Dear manufacturers, we don't need those darned stickers on Windows tablets
When I was a teenager I used to love having stickers on some of my things -- furniture, school notebooks and my PC. Of course, I later regretted my decision to "personalize" my belongings, but at the time it was fun and, in my mind, cool. I especially enjoyed seeing the logos of major then-popular tech companies, like Intel, AMD, Nvidia, ATI, on the front of the PC case. It meant something for me, and maybe others, at the time. My stance changed, rapidly, as I grew up.
After I bought my first laptop, the first thing I did was to remove the stickers that were on it. Unlike on my PC, they were not out of the way and, quite frankly, looked silly on my business-grade machine. For people who buy new Windows PCs, stickers are still a part of the present as you continue to have them on your (even flagship) devices. It is a common sight, even though they are in fact as attractive as the plague. Sadly, the same trend is emerging on new Windows tablets. I'm looking at you, Lenovo and Toshiba. How disappointing. And here I was thinking that stickers were reserved only for the cheapest and gaudiest Android slates that are usually displayed in supermarkets. I was, unfortunately, wrong. But so are you for placing them there. Why can't you escape that aging stink that surrounds you and move on with the times?
On traditional PCs stickers have provided some bragging rights. It has been a way to tell others of who has got the bigger, sorry the most popular and the latest components. Even so, I cannot name a single person, geeks included, who has ever said "Gosh, I find them attractive and useful and want to have them there forever!".
Meanwhile, for PC makers (like you) stickers have provided major benefits, in the way of brand recognition. After all, who is not familiar with the famous "Intel inside" logo?
This used to mean something when people would buy PCs in droves and configure them, but as mobile devices are becoming even more popular it is more difficult to make your name known to new customers. Folks do not buy Intel or AMD nowadays, they buy iOS, Android, Windows Phone, BlackBerry or Windows 8/RT devices.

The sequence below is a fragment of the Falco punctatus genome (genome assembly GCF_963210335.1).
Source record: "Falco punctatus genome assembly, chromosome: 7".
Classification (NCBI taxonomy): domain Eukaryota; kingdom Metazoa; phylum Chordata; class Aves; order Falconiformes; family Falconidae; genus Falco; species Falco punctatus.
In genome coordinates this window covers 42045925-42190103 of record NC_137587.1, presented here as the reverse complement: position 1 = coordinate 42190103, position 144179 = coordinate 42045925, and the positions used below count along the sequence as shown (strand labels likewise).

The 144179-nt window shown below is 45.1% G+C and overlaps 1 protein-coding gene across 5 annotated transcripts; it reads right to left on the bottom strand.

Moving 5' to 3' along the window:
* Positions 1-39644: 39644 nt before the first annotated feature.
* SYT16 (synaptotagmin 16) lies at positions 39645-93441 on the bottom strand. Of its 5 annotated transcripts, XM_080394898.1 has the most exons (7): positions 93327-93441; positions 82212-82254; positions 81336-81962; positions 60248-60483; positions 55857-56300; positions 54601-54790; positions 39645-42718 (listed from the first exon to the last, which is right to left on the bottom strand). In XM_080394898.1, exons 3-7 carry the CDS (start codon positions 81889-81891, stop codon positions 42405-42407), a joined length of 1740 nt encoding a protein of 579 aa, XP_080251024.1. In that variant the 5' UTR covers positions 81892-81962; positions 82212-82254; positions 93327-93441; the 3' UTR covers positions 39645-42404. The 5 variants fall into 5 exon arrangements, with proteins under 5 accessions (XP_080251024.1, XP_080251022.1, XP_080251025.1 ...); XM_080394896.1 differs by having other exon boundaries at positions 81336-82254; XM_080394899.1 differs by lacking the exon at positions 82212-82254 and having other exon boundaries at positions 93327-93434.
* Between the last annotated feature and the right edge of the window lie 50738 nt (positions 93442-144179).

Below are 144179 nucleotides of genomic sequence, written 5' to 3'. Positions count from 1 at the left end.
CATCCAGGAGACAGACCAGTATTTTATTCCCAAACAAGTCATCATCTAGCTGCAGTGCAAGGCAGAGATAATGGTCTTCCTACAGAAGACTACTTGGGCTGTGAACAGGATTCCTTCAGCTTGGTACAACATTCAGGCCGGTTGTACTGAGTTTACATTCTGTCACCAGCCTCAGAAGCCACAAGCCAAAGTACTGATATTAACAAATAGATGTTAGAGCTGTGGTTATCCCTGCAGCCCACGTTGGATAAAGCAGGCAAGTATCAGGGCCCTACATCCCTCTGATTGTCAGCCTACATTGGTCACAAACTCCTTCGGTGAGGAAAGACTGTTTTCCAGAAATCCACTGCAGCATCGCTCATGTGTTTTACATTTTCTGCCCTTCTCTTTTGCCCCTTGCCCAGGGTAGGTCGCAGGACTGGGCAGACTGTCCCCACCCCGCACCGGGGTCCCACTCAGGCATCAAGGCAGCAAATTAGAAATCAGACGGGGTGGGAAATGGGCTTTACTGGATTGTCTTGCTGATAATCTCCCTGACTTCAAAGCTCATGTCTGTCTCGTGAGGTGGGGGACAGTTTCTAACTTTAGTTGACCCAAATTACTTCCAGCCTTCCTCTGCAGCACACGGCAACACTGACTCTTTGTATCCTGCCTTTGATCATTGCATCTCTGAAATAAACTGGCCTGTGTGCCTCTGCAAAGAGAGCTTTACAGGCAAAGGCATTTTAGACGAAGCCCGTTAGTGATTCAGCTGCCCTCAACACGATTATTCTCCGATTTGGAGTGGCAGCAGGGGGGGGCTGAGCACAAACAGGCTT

That is the brand they are shown and know. The operating system is more personal and in-your-face than it used to be, and that is one of the main purchasing reasons for a lot of people (perhaps, as important as the make on the device for some). This should be the dead giveaway that times have already changed, and any attempt to pull old tricks is not forward-thinking.
Traditional PCs can be configured, either by the seller or the buyer, with a different video card, processor, storage option, etc. This holds true for both laptops and desktops with notable exceptions of course, like ultrabooks and gaming machines which are more strict in the way of the maker of components.
However, the same cannot be said in the case of tablets. Consumers can, at best, choose the amount of internal storage, the type of built-in connectivity options and the color of the device. They have no say over the choice of companies which build the said components. So having, for instance, Intel's logo on the back of their brand new 8-inch Windows 8.1 slate means absolutely nothing about their preference (it's not like they could have bought the same device with an AMD processor and graphics, at least not now). It is just conjuncture.
Brand loyalty today is not about what's powering the device, it is about the operating system that runs on it and which company makes it. By slapping stickers on the back of Windows 8 tablets, the same results can no longer be achieved because only those two things take center stage today.
Users have never loved stickers. They spoil the look, get ugly with time, and for devices that are very personal (after all, users touch and hold them) they are so damn annoying. So why ruin the user experience by putting people off with a bad design choice and forcing them to peel the stickers just to enjoy touching a smooth surface? Windows tablets, and the people who buy them, do not deserve this treatment, indicative of a PC business that's going down. It is time to let go and face the truth -- a sticker cannot compensate for the lack of attention your brand gets today.
Someone who wants Windows tablets to succeed.